Related support groups: Diabetes, Type 2, Diabetes, Type 1, Hypoglycemia, Delivery, Mild Cognitive Impairment, Diabetes Mellitus, Gestational Diabetes, Abnormal Glucose Tolerance, Labor and Delivery including Augmentation

Instagram Shows How Diabetics Really Wear a Glucose Monitor

Posted 13 days ago by Drugs.com

MONDAY, Aug. 7, 2017 – Many people with diabetes experiment with placement of their continuous glucose monitors and get good results, a new study finds. A continuous glucose monitor is a sensor inserted under the skin that tracks blood sugar levels. People with type 1 diabetes – and some with type 2 diabetes – can use this near-constant stream of information to make decisions about eating, exercising and insulin dosing. (People with type 1 diabetes need synthetic insulin in order to use the sugar in food as fuel.) To see where monitors were actually being worn, researchers culled social media posts for images of people using continuous glucose monitors made by Dexcom. "This study identified that 64 percent of individuals in our sample were not wearing their Dexcom in an FDA-approved location," said Michelle Litchman, the study's lead author. She's an assistant professor at the ... Read more

Related support groups: Diabetes, Type 2, Metformin, Insulin, Lantus, Diabetes, Type 1, Glipizide, Glucophage, Novolog, Humalog, Insulin Resistance, Glyburide, Levemir, Lantus Solostar, Actos, Glimepiride, Pre-Diabetes, Novolin R, Amaryl, Novolin N, Pioglitazone

The Fine Print on Medication Expiration Dates

Posted 16 days ago by Drugs.com

FRIDAY, Aug. 4, 2017 – The expiration dates on over-the-counter and prescription medications seem pretty black and white, but there's some question about whether drugs last even longer. Expiration dates typically range from 12 to 60 months after production. But manufacturers aren't required to determine how long they'll remain potent after that, enabling them to set their own expiration dates and possibly shortchange consumers. Testing reported in JAMA Internal Medicine showed that eight medications with 15 different active ingredients were still potent decades beyond their expiration dates. The U.S. government's own Shelf Life Extension Program extends the dates on some drugs in federal stockpiles to save the military from the cost of replacing them. Its own study found that 90 percent of more than 100 drugs were perfectly good even 15 years after expiration. But what about the meds ... Read more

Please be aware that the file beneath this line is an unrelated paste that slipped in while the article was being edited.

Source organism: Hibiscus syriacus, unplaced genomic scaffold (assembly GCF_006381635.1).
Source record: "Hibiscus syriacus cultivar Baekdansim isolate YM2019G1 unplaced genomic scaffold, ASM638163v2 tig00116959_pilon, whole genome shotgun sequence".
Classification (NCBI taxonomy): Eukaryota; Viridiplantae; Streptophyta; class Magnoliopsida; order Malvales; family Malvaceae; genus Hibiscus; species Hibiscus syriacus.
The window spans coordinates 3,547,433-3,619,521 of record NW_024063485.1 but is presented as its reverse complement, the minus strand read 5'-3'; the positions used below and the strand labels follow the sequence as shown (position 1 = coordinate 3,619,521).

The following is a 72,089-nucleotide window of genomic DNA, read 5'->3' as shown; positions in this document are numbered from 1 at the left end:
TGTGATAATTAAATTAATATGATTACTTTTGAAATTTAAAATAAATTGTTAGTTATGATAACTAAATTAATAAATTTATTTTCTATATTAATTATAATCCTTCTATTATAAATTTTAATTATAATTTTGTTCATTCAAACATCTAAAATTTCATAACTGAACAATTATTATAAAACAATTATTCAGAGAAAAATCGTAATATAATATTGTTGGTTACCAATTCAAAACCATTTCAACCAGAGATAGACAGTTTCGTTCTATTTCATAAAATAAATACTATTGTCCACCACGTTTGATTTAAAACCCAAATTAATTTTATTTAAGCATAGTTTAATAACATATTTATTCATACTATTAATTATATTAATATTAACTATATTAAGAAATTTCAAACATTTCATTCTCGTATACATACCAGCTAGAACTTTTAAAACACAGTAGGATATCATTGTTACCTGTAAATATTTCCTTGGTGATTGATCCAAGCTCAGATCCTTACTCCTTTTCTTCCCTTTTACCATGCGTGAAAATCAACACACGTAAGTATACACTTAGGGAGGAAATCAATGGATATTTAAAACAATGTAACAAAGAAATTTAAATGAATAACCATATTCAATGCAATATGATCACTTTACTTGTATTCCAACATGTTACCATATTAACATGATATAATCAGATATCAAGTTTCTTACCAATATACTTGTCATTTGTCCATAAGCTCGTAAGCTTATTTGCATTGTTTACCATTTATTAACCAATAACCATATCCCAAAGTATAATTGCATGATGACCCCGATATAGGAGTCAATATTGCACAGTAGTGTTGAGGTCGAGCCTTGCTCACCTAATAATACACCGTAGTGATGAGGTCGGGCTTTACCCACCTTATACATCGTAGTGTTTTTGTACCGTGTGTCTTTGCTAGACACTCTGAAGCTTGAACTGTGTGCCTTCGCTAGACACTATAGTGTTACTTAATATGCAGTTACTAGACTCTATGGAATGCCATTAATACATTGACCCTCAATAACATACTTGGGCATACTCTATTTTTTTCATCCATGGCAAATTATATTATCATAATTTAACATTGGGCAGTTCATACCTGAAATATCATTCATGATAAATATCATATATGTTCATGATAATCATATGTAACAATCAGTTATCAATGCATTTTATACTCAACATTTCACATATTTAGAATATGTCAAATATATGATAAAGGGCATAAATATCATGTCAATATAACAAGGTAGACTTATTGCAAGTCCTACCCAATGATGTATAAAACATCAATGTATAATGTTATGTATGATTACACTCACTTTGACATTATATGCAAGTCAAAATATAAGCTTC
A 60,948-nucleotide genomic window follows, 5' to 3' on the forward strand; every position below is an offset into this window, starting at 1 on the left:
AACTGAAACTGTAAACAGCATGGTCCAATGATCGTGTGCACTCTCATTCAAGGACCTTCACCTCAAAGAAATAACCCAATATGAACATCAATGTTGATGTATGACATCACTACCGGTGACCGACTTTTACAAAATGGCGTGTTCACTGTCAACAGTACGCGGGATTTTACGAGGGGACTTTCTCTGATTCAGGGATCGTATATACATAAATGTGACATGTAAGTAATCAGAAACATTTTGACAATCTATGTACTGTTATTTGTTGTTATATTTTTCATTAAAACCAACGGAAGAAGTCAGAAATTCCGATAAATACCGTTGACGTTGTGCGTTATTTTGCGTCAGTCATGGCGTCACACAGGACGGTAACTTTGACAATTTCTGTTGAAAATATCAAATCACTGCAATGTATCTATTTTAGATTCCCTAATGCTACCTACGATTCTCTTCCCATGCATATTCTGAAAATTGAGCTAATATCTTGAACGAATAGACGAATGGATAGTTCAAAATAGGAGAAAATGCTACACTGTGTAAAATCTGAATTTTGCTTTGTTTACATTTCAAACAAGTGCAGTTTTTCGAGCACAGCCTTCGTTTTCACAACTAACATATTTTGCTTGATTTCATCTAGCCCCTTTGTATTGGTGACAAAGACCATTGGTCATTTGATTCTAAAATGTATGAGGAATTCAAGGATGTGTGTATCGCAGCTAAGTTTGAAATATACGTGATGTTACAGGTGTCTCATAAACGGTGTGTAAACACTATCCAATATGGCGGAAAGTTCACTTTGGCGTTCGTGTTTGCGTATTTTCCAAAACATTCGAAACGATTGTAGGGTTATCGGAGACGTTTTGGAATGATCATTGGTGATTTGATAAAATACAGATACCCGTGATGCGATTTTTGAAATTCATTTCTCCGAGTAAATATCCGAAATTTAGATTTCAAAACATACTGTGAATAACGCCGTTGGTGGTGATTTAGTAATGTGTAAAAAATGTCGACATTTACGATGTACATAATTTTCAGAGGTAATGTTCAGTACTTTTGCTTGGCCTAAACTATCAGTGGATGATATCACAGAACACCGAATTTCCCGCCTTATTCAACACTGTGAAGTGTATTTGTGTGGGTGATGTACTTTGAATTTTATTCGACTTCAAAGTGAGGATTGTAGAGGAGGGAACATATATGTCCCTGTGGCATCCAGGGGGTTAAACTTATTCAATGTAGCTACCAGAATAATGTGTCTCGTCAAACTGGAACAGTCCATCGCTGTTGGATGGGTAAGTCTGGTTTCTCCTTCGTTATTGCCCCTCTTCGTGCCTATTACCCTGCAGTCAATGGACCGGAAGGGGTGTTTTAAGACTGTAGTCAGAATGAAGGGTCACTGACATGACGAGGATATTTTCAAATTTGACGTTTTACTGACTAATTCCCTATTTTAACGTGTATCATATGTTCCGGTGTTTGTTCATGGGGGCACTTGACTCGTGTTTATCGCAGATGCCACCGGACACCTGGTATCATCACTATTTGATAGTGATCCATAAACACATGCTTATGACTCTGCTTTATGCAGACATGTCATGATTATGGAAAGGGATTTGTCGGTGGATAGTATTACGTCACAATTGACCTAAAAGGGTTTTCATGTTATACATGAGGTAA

Related support groups: Diabetes, Type 2, Aspirin, Insulin, Diabetes, Type 1, Excedrin, Nitroglycerin, Aggrenox, Alka-Seltzer, Fiorinal, Excedrin Migraine, Arthritis Pain, Diabetes Mellitus, Ecotrin, Nitrostat, Fiorinal with Codeine, Soma Compound, Norgesic, Arthritis Pain Formula, Bayer Aspirin, Nitro-Bid

Blame Diabetes: Rates of 2 Nerve Conditions on the Rise

Posted 21 Jul 2017 by Drugs.com

FRIDAY, July 21, 2017 – Two particular types of nerve damage (neuropathy) have been increasing as more and more people develop diabetes in the United States, an expert says. Autonomic and small fiber neuropathy were once rare conditions. Both occur when small blood vessels supplying the nerves are damaged by diabetes because they don't get enough oxygen and nutrients, said Dr. Divpreet Kaur, a neurologist at Penn State Health Milton S. Hershey Medical Center. Diabetes is one of the main causes of neuropathy, and about 30 million Americans currently have diabetes, Kaur said. More commonly, people with diabetes have nerve damage that causes numbness in the feet and toes. This is called peripheral neuropathy, according to the American Diabetes Association. Autonomic neuropathy affects involuntary bodily functions such as blood pressure, digestion, sexual function, urination, temperature ... Read more

Related support groups: Diabetes, Type 2, Metformin, Peripheral Neuropathy, Insulin, Lantus, Diabetes, Type 1, Diabetic Neuropathy, Glipizide, Glucophage, Novolog, Humalog, Insulin Resistance, Janumet, Diabetic Nerve Damage, Invokana, Glyburide, Levemir, Lantus Solostar, Actos, Glimepiride

New Diabetes Treatment Teaches Rogue Immune Cells to Behave

Posted 14 Jul 2017 by Drugs.com